Modern Monetary Theory (MMT) is a political reaction to the constraints and costs of private financing for public spending. It is the explicit position that fiscal policy and monetary policy should be coordinated in order to avoid these constraints and costs. History is relevant. The future is untold. Money is currency is money. I hope …read more
September 2019 was a volatile month for US money markets as a confluence of events caused sudden shortages of excess reserves in the financial system. The Federal Reserve stepped in to shore up liquidity, but not before secured overnight funding rates spiked to over five percent. In this blog post we describe how stress in …read more
The concept of stability in the Chinese currency has been of great interest to investors, especially since the introduction of the People’s Bank of China’s (PBoC) preferred measure of CNY strength, the ‘CFETS index’. As it stands, the official stance of Chinese policymakers is to manage the bilateral exchange rate versus USD such that CNY …read more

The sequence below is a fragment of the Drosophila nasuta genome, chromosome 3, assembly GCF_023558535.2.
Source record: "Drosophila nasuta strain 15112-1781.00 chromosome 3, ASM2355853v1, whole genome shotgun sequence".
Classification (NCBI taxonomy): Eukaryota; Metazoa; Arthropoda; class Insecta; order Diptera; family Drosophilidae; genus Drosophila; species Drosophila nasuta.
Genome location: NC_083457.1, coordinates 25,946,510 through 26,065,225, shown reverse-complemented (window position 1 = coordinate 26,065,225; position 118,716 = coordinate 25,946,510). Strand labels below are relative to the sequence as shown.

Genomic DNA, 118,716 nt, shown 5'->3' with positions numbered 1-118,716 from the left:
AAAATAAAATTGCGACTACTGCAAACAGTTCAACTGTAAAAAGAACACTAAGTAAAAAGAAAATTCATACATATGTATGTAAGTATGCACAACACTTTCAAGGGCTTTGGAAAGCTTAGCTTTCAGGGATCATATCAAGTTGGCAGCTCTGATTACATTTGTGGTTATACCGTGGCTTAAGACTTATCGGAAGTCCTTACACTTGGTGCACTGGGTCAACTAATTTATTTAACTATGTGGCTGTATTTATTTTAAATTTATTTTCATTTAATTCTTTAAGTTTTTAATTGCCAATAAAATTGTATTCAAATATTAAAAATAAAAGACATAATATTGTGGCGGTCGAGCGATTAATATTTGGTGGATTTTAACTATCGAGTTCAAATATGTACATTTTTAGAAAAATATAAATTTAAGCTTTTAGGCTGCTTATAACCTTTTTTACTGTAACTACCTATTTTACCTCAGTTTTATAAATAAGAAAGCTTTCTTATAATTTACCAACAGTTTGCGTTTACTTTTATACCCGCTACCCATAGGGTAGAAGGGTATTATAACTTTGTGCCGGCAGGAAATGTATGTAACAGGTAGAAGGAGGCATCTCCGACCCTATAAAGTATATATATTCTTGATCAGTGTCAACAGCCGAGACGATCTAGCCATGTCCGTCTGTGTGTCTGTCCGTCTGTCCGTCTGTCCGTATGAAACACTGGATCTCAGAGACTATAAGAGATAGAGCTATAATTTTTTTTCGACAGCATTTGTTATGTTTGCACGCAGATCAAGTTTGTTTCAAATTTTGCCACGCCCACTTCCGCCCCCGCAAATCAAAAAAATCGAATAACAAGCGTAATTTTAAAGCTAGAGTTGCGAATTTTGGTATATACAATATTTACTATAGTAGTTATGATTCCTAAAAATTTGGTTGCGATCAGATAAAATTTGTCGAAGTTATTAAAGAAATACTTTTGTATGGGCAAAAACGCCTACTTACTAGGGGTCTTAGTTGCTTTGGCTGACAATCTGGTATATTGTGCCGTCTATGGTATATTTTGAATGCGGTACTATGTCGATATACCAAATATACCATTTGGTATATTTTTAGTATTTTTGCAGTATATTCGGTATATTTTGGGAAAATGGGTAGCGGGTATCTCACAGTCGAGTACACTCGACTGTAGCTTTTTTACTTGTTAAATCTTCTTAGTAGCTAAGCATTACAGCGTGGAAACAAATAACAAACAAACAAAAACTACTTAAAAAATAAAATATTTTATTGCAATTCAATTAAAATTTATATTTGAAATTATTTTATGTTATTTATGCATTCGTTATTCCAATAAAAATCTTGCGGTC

If the self-imposed constraints of the ECB’s quantitative easing programme are respected, we estimate that the ECB will run out of eligible German Bunds (and German state and agency debt) to buy by mid to late 2018. We see this as the perfect excuse the ECB has for an early tapering of QE, as the Eurozone recovery consolidates.
The US dollar is at an inflection point. Can the dollar’s cycle continue in the face of convergent economic fundamentals and central bank coordination?
Are currency markets stuck in a period of short-term mean reversion? If so, what’s driving this and what are the implications for investors?
In response to almost a decade of QE and with little discernible effect, central bankers have resorted to negative interest rates. What is the zero lower bound and will below zero rates have the desired effect?
If negative interest rates fail to halt deflationary momentum, could more extreme options such as ‘helicopter money’ be a viable next step?
• Has the SNB reached the Zero Lower Bound? After last week’s ECB deposit rate cut, we assess the likelihood of further accommodative monetary policy in Switzerland.
• By applying a Taylor Rule approach to reveal the SNB’s own estimate of the neutral real interest rate, we estimate that there is indeed room for further interest rate cuts, especially as domestic Swiss real interest rates are still moderately elevated.
•The economic rationale for entering, and ultimately exiting a regime of exchange rate interventions is markedly different for the Czech National Bank relative to the Swiss National Bank.
•The central bank balance sheet, politics and nature of the underlying economy (and currency) are, amongst other things, important factors in helping determine the likelihood of a central bank continuing to intervene in the FX market.